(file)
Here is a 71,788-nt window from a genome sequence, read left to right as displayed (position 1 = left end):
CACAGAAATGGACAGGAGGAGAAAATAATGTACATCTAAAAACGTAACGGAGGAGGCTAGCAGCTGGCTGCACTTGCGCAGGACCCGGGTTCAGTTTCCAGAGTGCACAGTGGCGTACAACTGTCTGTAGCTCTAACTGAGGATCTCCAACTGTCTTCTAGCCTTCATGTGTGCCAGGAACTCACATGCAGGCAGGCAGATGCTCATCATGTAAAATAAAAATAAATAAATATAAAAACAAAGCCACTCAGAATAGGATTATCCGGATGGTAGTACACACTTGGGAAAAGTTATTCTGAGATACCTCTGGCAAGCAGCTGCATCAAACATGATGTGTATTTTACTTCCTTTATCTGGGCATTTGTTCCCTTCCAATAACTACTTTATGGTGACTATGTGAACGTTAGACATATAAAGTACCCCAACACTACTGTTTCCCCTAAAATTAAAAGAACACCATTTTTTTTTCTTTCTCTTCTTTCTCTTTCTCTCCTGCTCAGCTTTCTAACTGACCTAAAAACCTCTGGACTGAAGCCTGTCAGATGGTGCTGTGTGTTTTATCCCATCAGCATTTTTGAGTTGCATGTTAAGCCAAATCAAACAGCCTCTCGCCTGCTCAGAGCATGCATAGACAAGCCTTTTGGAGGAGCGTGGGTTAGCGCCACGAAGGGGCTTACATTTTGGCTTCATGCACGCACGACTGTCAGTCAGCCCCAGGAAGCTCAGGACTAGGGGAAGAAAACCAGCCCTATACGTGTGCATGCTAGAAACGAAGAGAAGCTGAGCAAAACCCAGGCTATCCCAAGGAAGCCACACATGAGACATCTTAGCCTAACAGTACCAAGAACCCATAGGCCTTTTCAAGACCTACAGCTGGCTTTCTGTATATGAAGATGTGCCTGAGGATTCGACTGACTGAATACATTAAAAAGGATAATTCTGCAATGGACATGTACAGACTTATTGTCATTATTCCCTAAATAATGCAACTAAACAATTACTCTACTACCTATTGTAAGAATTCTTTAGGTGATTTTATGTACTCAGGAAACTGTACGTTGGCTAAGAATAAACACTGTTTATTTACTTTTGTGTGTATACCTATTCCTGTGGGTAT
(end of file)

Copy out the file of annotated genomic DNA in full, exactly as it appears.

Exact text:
Here is a 71,788-nt window from a genome sequence, read left to right as displayed (position 1 = left end):
CACAGAAATGGACAGGAGGAGAAAATAATGTACATCTAAAAACGTAACGGAGGAGGCTAGCAGCTGGCTGCACTTGCGCAGGACCCGGGTTCAGTTTCCAGAGTGCACAGTGGCGTACAACTGTCTGTAGCTCTAACTGAGGATCTCCAACTGTCTTCTAGCCTTCATGTGTGCCAGGAACTCACATGCAGGCAGGCAGATGCTCATCATGTAAAATAAAAATAAATAAATATAAAAACAAAGCCACTCAGAATAGGATTATCCGGATGGTAGTACACACTTGGGAAAAGTTATTCTGAGATACCTCTGGCAAGCAGCTGCATCAAACATGATGTGTATTTTACTTCCTTTATCTGGGCATTTGTTCCCTTCCAATAACTACTTTATGGTGACTATGTGAACGTTAGACATATAAAGTACCCCAACACTACTGTTTCCCCTAAAATTAAAAGAACACCATTTTTTTTTCTTTCTCTTCTTTCTCTTTCTCTCCTGCTCAGCTTTCTAACTGACCTAAAAACCTCTGGACTGAAGCCTGTCAGATGGTGCTGTGTGTTTTATCCCATCAGCATTTTTGAGTTGCATGTTAAGCCAAATCAAACAGCCTCTCGCCTGCTCAGAGCATGCATAGACAAGCCTTTTGGAGGAGCGTGGGTTAGCGCCACGAAGGGGCTTACATTTTGGCTTCATGCACGCACGACTGTCAGTCAGCCCCAGGAAGCTCAGGACTAGGGGAAGAAAACCAGCCCTATACGTGTGCATGCTAGAAACGAAGAGAAGCTGAGCAAAACCCAGGCTATCCCAAGGAAGCCACACATGAGACATCTTAGCCTAACAGTACCAAGAACCCATAGGCCTTTTCAAGACCTACAGCTGGCTTTCTGTATATGAAGATGTGCCTGAGGATTCGACTGACTGAATACATTAAAAAGGATAATTCTGCAATGGACATGTACAGACTTATTGTCATTATTCCCTAAATAATGCAACTAAACAATTACTCTACTACCTATTGTAAGAATTCTTTAGGTGATTTTATGTACTCAGGAAACTGTACGTTGGCTAAGAATAAACACTGTTTATTTACTTTTGTGTGTATACCTATTCCTGTGGGTAT